(EC 2) Grading, shaping, releveling, or similar measures;

(EC 3) Restoring permanent fences;

(EC 4) Restoring conservation structures and other similar installations;

(EC 5) Emergency wind erosion control measures;

(EC 6) Drought emergency measures;

(EC 7) Other emergency conservation measures; and

(EC 8) Field windbreaks and farmstead shelterbelt emergency measures.

ECP provides financial and technical assistance to producers for restoring agricultural land to normal production following a natural disaster. Regulatory procedures for implementing ECP are addressed in 7 CFR part 701 and further outlined in internal guidance for FSA State and county offices under FSA Handbook 1-ECP. The following natural disasters are covered by ECP:

  • Hurricane or typhoon;
  • Tidal waves;
  • Tornado;
  • Earthquakes;
  • High winds, including micro-bursts;
  • Volcanic eruptions;
  • Storms, including ice storms;
  • Landslides;
  • Floods;
  • Mudslides;
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  • Severe snowstorms;
  • Wind-driven water;
  • Drought;
  • Wildfire; and
  • Other natural phenomenon.

Following a disaster event, FSA county committees (COC) or authorized responsible agency officials generally visit the site and make an assessment of the damage to verify that it meets the minimum ECP requirements. The COC then obtains concurrence from the FSA State committee before approving the disaster to qualify the area for ECP and requesting financial assistance from the national office. During periods of severe drought, the determination to implement ECP is made by the FSA National headquarters. For the land to be eligible, the damage must:

  • Create new conservation problems which, if not treated, would impair or endanger the land;
  • Materially affect the productivity of the land;
  • Represent unusual damage that, except for wind erosion, does not occur frequently; or
  • Be so costly to repair that Federal assistance is required to return the land to productive agricultural use.

To be eligible for ECP, an owner, operator, or tenant must contribute part of the cost for implementing the approved practice and must also have an interest in the farm. American Indian Tribes or individuals that own eligible land are eligible for ECP benefits. Consistent with a number of other programs and so that the funds will go to private producers who are in need, Federal agencies, States, political subdivisions of States, State agencies, and districts with taxing authority are not eligible for ECP benefits.

The land offered for assistance must be located in the county in which ECP has been approved, be normally used for farming or ranching operations, and be expected to have annual agricultural production. Eligible land, under current rules, is broadly defined as cropland, hayland, and pastureland. Additionally, lands eligible under ECP includes those lands that are:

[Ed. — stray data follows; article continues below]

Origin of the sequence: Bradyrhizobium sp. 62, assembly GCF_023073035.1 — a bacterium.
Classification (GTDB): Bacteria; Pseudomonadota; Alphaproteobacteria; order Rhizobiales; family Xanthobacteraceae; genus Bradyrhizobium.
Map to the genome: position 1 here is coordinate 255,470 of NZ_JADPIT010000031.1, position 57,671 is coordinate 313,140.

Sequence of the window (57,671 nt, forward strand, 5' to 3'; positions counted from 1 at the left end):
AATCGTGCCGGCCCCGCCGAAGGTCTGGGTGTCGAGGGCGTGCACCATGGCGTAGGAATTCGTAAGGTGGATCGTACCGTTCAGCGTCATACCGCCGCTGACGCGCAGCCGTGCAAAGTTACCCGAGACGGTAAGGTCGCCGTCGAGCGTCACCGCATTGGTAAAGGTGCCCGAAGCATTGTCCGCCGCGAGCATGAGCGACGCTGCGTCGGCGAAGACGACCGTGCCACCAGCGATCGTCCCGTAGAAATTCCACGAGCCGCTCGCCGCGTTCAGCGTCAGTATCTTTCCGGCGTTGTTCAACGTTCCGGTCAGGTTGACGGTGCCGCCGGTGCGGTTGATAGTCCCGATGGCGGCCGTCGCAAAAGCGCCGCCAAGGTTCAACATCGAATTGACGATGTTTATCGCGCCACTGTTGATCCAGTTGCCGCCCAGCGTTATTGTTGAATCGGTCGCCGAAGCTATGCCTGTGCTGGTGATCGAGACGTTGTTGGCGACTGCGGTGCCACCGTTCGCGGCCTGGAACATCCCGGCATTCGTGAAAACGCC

• Protected by levees or dikes built to U.S. Army Corps of Engineers, Natural Resource Conservation Service, or similar standards, that were effectively functioning before the disaster;
  • Protected by permanent or temporary vegetative cover;
  • Used for commercially producing orchards, citrus groves, and vineyards;
  • Used for producing agricultural commodities;
  • Where conservation structures are installed, including waterways, terraces, sediment basins, diversions, windbreaks, etc. not funded by other conservation programs;
  • In Christmas tree plantations;
  • Devoted to container-grown nursery stock if the nursery stock is grown commercially for wholesale purposes and is grown on land in containers for at least one year (“retail producers” usually do not produce sufficient quantities of product for sale to be considered producers in the same sense as those that produce other agricultural commodities in bulk);
  • In field windbreaks or farm shelterbelts where the practice is to remove debris and correct damages caused by the disaster; and
  • Lands on which facilities are located in irrigation canals or facilities that are located on the inside of the canal's banks as long as the canal is not a channel subject to flooding.

In general, ECP funds are held in reserve at the national level and allocated after a natural disaster has occurred and ECP has been authorized. Funds are allocated to FSA State offices based on an estimate of funds needed to begin implementing the program and funding availability. The FSA State offices then allocate funds to the appropriate FSA county offices. The funds are then distributed to owners, operators, and tenants applying for ECP benefits.